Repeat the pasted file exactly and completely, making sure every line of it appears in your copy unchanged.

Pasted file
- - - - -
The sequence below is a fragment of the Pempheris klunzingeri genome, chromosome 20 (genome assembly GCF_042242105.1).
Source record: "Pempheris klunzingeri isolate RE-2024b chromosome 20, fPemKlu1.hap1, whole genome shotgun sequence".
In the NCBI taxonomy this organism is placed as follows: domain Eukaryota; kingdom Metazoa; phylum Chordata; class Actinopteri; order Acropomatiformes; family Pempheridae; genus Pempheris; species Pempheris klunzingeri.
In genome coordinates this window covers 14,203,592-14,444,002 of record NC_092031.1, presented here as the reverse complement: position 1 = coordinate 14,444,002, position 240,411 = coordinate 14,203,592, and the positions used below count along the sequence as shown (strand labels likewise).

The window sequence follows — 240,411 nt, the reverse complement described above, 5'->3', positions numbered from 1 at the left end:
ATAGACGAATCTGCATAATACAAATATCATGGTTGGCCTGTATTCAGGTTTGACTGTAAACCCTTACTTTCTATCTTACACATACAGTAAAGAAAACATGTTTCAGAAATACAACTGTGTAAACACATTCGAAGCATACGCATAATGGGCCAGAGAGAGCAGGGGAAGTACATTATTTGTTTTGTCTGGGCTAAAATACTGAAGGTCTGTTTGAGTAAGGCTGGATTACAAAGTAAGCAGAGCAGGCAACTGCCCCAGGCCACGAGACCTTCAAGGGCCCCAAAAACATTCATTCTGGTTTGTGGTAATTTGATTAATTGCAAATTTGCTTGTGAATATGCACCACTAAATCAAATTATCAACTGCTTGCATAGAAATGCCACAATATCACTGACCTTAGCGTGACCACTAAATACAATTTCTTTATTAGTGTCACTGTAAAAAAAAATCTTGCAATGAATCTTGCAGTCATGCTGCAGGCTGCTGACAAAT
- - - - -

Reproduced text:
The sequence below is a fragment of the Pempheris klunzingeri genome, chromosome 20 (genome assembly GCF_042242105.1).
Source record: "Pempheris klunzingeri isolate RE-2024b chromosome 20, fPemKlu1.hap1, whole genome shotgun sequence".
In the NCBI taxonomy this organism is placed as follows: domain Eukaryota; kingdom Metazoa; phylum Chordata; class Actinopteri; order Acropomatiformes; family Pempheridae; genus Pempheris; species Pempheris klunzingeri.
In genome coordinates this window covers 14,203,592-14,444,002 of record NC_092031.1, presented here as the reverse complement: position 1 = coordinate 14,444,002, position 240,411 = coordinate 14,203,592, and the positions used below count along the sequence as shown (strand labels likewise).

The window sequence follows — 240,411 nt, the reverse complement described above, 5'->3', positions numbered from 1 at the left end:
ATAGACGAATCTGCATAATACAAATATCATGGTTGGCCTGTATTCAGGTTTGACTGTAAACCCTTACTTTCTATCTTACACATACAGTAAAGAAAACATGTTTCAGAAATACAACTGTGTAAACACATTCGAAGCATACGCATAATGGGCCAGAGAGAGCAGGGGAAGTACATTATTTGTTTTGTCTGGGCTAAAATACTGAAGGTCTGTTTGAGTAAGGCTGGATTACAAAGTAAGCAGAGCAGGCAACTGCCCCAGGCCACGAGACCTTCAAGGGCCCCAAAAACATTCATTCTGGTTTGTGGTAATTTGATTAATTGCAAATTTGCTTGTGAATATGCACCACTAAATCAAATTATCAACTGCTTGCATAGAAATGCCACAATATCACTGACCTTAGCGTGACCACTAAATACAATTTCTTTATTAGTGTCACTGTAAAAAAAAATCTTGCAATGAATCTTGCAGTCATGCTGCAGGCTGCTGACAAAT